Sleep could hold surprising anxiety-reducing benefits after a stressful situation

Studies in mice raise questions about how our brains work.
Grant Currin
A person sleeping.gorodenkoff/ iStock

Researchers have recently been forcing mice to fight. They'll put an aggressive mouse in a cage. A week later, they'll put a second mouse into the same cage. The mice always fight, and the first mouse usually wins.

Why do scientists put animals through this ordeal? It turns out that rodents experiencing the "social defeat stress" caused by such an encounter are a pretty good analog for certain types of stress in humans.

When a team of researchers ran variations on this experiment, they found something intriguing: the losers usually fell asleep right after the encounter — and for good reason. When losers took a nap, the chemical signs of stress in their bodies began to melt away.

In a paper published Thursday in the peer-reviewed journal Science, the researchers report what they saw in the losers' brains — and what it could mean for us.

The complex relationship between stress and sleep

It might sound surprising that most of the losers fell asleep after a stressful encounter. Experts think so, too. In an article that ran alongside the new research study, stress researchers Marian Joëls and  E. Ronald de Kloet, who were not involved in the study, write, "[i]ntuitively, falling asleep after experiencing stress may not sound logical: Almost all mood and anxiety disorders are characterized by sleep abnormalities." Losing sleep can make life more stressful, which can cause someone to lose more sleep in a downward spiral of mental health. Even without a disorder, many people's lives are too stressful or busy to allow for enough sleep (and global challenges like climate change can affect sleep, too).

The researchers behind this experiment weren't interested in chronic stress that goes on for days or longer. Joëls and de Kloet say the difference lies in how long the stress lasts. The short, happens-then-it's-done stressor of losing a fight with another mouse "may have different consequences than the wear and tear caused by a chronic state of (unpredictable) stress," they write. Chronic, unpredictable stress is what a lot of people feel in their day-to-day lives.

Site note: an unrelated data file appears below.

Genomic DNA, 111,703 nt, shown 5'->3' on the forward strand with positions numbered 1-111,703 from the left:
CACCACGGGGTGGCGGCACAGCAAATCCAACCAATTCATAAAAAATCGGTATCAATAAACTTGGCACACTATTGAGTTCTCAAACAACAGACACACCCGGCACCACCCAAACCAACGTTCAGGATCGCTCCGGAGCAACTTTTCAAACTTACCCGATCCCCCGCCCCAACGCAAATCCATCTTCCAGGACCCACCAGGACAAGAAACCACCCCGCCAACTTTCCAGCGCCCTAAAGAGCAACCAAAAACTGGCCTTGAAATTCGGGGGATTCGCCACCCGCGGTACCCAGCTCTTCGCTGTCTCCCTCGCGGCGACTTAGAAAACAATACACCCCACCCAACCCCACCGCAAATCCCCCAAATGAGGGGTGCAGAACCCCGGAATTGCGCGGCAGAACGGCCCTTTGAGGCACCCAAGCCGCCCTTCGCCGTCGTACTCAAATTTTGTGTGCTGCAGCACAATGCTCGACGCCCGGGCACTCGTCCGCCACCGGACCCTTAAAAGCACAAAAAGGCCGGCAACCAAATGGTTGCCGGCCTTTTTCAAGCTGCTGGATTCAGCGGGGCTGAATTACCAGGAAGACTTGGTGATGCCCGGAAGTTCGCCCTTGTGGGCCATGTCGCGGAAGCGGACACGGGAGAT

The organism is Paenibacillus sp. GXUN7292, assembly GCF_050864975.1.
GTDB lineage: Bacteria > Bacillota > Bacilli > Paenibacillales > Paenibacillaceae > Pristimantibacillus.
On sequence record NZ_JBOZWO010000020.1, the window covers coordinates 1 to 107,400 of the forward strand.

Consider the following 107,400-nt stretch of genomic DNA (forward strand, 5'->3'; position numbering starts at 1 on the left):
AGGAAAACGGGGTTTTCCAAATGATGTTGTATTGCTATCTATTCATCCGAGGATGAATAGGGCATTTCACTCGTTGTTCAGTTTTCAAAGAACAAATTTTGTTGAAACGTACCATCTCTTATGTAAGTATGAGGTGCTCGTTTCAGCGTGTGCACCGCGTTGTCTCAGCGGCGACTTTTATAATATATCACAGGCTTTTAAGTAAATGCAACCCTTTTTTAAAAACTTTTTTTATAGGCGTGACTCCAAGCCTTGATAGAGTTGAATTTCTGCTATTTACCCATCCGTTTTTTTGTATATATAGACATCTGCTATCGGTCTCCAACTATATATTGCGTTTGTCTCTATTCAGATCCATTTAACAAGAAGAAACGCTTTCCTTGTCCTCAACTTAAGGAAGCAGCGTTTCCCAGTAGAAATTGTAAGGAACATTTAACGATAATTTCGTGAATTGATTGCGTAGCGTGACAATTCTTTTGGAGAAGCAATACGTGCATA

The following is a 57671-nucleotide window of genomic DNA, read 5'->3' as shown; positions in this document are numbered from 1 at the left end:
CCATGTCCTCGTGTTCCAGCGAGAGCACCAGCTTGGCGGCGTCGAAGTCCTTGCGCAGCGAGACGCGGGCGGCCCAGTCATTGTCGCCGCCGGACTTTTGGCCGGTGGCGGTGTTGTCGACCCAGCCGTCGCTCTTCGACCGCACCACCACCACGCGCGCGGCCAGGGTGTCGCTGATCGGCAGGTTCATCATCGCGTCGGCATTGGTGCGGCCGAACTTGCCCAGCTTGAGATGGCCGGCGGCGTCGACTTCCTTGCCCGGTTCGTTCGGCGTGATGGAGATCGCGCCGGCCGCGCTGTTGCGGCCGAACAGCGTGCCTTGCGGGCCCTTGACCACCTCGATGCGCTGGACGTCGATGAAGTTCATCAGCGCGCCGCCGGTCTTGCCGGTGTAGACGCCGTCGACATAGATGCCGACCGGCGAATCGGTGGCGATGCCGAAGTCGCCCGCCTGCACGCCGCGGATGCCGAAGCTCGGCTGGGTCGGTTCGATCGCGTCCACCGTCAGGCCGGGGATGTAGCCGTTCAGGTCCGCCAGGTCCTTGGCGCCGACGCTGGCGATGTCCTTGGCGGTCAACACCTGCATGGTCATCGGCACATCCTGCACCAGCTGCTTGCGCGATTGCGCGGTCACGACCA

What the researchers saw in the mice brains

The researchers looked inside the brains of the losers to figure out which networks of neurons were communicating with each other. Developing that basic understanding of how the brain works is a crucial first step in developing therapies to help people who've dealt with acute stressors in their own lives, like surviving an accident or disaster

They discovered that when a mouse lost, a small group of cells located in a region of its brain (the VTA) sent signals to another brain region (the lateral hypothalamus). They concluded that this particular "pathway is key to restorative sleep after social defeat, preventing a lasting state of anxiety,"  Joëls and de Kloet write. Interestingly, the brain cells in the VTA are GABA neurons, not the better-known dopamine neurons that are involved in everything from rewards and learning to social competence and stress.

This pathway caused a couple of different effects. It was enough to send the losers to sleep (both REM and non-REM), and it helped them cope with the psychological impact of the loss. "The authors found that sleep after social defeat normalizes raised plasma corticosterone concentrations and keeps anxiety at bay," Joëls and de Kloet write. 

Mapping these pathways could lead to therapeutics

There are still a lot of questions left to be answered. Researchers still don't understand how these pathways work or how (and if) they influence each other. For example, the pathways that cause sleep and reduce anxiety might be tightly linked, with one triggering the other... or they could run in parallel. There just isn't enough data yet to say for sure. 

As scientists answer these questions, they'll be able to put the knowledge to use. As Joëls and de Kloet write, "[k]nowing the essential steps in the brain may help steer future interventions in rodents and perhaps even humans after stressful experiences, be it through cognitive therapy or pharmacotherapy or maybe, one day, genetic interference."

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